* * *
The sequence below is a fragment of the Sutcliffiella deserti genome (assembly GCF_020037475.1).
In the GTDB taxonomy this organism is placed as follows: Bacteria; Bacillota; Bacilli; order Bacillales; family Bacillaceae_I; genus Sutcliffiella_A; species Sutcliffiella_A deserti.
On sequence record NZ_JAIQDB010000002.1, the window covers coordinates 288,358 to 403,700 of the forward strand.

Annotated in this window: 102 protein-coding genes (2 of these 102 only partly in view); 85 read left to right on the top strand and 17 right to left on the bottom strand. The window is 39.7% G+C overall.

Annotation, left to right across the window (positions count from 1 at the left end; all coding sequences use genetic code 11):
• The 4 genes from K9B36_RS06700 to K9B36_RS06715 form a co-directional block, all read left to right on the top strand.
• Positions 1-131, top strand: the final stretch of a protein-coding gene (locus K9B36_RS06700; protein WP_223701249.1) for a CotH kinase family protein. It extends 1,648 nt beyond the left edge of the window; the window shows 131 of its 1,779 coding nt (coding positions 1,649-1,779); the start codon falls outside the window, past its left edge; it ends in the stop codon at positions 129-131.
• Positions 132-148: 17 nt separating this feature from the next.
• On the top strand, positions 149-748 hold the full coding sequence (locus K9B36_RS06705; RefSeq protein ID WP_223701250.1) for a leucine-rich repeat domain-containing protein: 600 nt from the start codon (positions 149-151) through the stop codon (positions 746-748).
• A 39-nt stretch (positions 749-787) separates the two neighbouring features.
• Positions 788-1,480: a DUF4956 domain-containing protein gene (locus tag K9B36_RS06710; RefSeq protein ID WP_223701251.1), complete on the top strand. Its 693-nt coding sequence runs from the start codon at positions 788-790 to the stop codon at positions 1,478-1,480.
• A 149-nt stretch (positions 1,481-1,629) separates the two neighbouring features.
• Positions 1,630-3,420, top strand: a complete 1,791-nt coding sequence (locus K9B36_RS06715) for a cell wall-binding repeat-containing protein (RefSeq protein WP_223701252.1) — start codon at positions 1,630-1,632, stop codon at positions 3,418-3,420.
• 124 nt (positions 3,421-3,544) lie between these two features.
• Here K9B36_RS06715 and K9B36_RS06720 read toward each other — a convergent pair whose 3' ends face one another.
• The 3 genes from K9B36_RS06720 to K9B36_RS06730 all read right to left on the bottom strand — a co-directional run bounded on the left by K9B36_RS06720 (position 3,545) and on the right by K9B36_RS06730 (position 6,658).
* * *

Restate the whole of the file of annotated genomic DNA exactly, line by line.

The sequence below is a fragment of the Sutcliffiella deserti genome (assembly GCF_020037475.1).
In the GTDB taxonomy this organism is placed as follows: Bacteria; Bacillota; Bacilli; order Bacillales; family Bacillaceae_I; genus Sutcliffiella_A; species Sutcliffiella_A deserti.
On sequence record NZ_JAIQDB010000002.1, the window covers coordinates 288,358 to 403,700 of the forward strand.

Annotated in this window: 102 protein-coding genes (2 of these 102 only partly in view); 85 read left to right on the top strand and 17 right to left on the bottom strand. The window is 39.7% G+C overall.

Annotation, left to right across the window (positions count from 1 at the left end; all coding sequences use genetic code 11):
• The 4 genes from K9B36_RS06700 to K9B36_RS06715 form a co-directional block, all read left to right on the top strand.
• Positions 1-131, top strand: the final stretch of a protein-coding gene (locus K9B36_RS06700; protein WP_223701249.1) for a CotH kinase family protein. It extends 1,648 nt beyond the left edge of the window; the window shows 131 of its 1,779 coding nt (coding positions 1,649-1,779); the start codon falls outside the window, past its left edge; it ends in the stop codon at positions 129-131.
• Positions 132-148: 17 nt separating this feature from the next.
• On the top strand, positions 149-748 hold the full coding sequence (locus K9B36_RS06705; RefSeq protein ID WP_223701250.1) for a leucine-rich repeat domain-containing protein: 600 nt from the start codon (positions 149-151) through the stop codon (positions 746-748).
• A 39-nt stretch (positions 749-787) separates the two neighbouring features.
• Positions 788-1,480: a DUF4956 domain-containing protein gene (locus tag K9B36_RS06710; RefSeq protein ID WP_223701251.1), complete on the top strand. Its 693-nt coding sequence runs from the start codon at positions 788-790 to the stop codon at positions 1,478-1,480.
• A 149-nt stretch (positions 1,481-1,629) separates the two neighbouring features.
• Positions 1,630-3,420, top strand: a complete 1,791-nt coding sequence (locus K9B36_RS06715) for a cell wall-binding repeat-containing protein (RefSeq protein WP_223701252.1) — start codon at positions 1,630-1,632, stop codon at positions 3,418-3,420.
• 124 nt (positions 3,421-3,544) lie between these two features.
• Here K9B36_RS06715 and K9B36_RS06720 read toward each other — a convergent pair whose 3' ends face one another.
• The 3 genes from K9B36_RS06720 to K9B36_RS06730 all read right to left on the bottom strand — a co-directional run bounded on the left by K9B36_RS06720 (position 3,545) and on the right by K9B36_RS06730 (position 6,658).